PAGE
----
Tajarin pasta with butter and sage

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This tajarin recipe sees silky thin strands of pasta doused in sage-infused butter – a classic recipe from Piedmont. Replace the Grana Padano with a similar hard cheese made with vegetable rennet to make this dish vegetarian.

First published in 2018

In and around the cities of Torino and Cuneo, tajarin (the local word for taglierini, which translates to 'small cuts') represents one of the most iconic shapes of fresh pasta. And though they might look akin to tagliarelle or other pasta strands and ribbons, what differentiates them from the rest is the high amount of eggs to flour ratio, or, more notably, the fact that only yolks are used in the dough.

Tajarin is traditionally seasoned with a simple butter and sage sauce, but it can often be found drenched in a sauce made with a local type of veal and pork sausage called Salsiccia di Bra too.




Pasta dough

  • 400g of plain flour, plus more for dusting
  • 200g of egg yolks
  • 1 pinch of salt


  • 100g of unsalted butter
  • 6 sage leaves
  • 80g of Grana Padano, grated


  • Pasta machine


Start by making the pasta dough. On a work surface, make a well with the flour and put the eggs yolks in its centre. Beat the yolks with a fork, incorporating the flour a little at the time, until you see some lumps of dough coming together
Carry on with your hands, kneading the dough until you have a smooth ball –– it’ll feel a bit harder than regular pasta dough. Flatten it into a disc, wrap in cling film and leave to rest for half an hour
Divide the pasta dough into eight pieces and roll them out using a pasta machine – I go all the way to the lowest setting for this type of pasta. Hang the sheets of pasta onto a pasta hanger (I cover the back of four chairs with clean tea towels and use these to hang mine) and allow them to dry ever so slightly. This really depends on the humidity in your room; the dough should be dry enough for it not to stick together when you cut it, but not too dry so as for it to crumble and break. Each sheet should be about 1 metre long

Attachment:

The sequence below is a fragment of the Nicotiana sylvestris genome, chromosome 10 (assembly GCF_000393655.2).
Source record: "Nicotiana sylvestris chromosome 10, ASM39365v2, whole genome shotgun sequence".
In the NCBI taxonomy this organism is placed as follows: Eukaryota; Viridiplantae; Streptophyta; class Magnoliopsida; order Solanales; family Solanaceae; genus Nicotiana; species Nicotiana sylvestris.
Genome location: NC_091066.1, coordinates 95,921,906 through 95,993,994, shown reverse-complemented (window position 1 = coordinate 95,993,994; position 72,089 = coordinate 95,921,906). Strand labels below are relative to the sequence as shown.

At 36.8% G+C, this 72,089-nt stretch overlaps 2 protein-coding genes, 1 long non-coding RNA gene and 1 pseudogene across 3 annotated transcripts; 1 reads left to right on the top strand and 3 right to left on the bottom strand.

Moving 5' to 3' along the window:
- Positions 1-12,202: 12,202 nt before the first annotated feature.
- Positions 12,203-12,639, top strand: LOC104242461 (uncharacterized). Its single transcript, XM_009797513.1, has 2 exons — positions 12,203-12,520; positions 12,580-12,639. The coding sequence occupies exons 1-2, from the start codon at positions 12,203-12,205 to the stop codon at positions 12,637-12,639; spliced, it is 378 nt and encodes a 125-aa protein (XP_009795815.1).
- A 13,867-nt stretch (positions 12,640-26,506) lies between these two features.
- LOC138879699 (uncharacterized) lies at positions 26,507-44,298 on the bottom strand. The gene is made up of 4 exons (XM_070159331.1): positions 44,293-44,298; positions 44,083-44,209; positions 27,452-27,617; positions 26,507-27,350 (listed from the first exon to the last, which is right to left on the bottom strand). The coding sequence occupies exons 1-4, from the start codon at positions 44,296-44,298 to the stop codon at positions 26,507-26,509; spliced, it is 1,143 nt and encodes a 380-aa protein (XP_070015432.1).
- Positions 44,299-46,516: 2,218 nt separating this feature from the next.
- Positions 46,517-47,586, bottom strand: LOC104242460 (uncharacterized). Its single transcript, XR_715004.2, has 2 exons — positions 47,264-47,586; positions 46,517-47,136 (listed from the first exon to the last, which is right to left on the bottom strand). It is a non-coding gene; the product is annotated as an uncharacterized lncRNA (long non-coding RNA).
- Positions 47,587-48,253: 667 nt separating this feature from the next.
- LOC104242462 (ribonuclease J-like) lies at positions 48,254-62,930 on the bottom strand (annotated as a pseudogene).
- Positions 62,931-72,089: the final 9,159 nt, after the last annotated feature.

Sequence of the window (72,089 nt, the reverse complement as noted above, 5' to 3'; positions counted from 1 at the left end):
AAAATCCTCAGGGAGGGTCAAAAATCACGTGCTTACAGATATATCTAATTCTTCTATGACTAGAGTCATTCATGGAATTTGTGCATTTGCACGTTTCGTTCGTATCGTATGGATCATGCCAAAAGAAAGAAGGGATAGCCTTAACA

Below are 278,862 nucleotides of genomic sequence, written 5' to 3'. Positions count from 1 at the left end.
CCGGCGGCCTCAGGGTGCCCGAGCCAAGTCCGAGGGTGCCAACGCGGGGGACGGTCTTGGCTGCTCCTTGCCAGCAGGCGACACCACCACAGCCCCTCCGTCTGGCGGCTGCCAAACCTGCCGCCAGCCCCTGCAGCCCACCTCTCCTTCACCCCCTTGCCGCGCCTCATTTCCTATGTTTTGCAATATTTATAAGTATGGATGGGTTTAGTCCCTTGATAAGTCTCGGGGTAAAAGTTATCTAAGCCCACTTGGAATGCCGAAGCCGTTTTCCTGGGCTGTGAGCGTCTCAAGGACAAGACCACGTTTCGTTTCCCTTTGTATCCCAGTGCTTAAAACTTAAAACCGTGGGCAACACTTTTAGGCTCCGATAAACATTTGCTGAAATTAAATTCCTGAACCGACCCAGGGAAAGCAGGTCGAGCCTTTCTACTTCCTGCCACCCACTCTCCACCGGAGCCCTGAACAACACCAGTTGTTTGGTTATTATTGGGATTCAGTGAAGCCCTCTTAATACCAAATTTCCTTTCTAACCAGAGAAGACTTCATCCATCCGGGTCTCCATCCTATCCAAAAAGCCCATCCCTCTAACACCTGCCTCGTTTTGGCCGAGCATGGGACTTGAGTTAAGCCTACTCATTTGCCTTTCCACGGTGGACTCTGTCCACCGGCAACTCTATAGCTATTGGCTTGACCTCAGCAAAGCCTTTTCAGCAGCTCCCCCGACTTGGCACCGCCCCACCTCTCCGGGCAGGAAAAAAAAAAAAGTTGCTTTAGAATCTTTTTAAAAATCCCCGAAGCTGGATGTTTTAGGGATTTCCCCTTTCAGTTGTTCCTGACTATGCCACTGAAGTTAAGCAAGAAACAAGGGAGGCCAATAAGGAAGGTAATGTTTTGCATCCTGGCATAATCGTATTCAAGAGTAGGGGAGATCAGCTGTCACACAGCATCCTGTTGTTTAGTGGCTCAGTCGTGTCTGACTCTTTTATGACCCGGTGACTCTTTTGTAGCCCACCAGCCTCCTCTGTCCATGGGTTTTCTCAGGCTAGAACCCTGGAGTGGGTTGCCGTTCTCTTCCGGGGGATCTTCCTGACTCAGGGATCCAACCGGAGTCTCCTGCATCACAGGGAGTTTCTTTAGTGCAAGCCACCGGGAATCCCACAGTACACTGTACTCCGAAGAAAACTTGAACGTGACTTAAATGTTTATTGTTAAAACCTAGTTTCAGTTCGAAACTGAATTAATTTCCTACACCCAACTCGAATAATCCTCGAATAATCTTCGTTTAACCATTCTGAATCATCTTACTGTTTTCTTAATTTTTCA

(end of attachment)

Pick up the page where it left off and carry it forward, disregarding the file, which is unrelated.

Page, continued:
Fold the sheets upon themselves loosely. Using a sharp knife, cut the folded sheets into very thin strands – about 3mm thick. Fluff up the strands to untangle them and place them on a wooden board dusted with flour
Bring a large pot of salted water to a rolling boil. Meanwhile, melt the butter in a large frying pan set over a medium heat. Add the sage leaves and have them infuse in the butter for a minute
Cook the tajarin in boiling water just until tender – about 1 minute. Drain and add to the frying pan with the butter sauce, tossing to coat
To serve, plate the tajarin, spoon some butter and a sage leaf on top, then serve them dusted in grated Grana Padano

Discover more about this region's cuisine:

Valeria Necchio is an Italian food writer and photographer with roots in the Venetian countryside.

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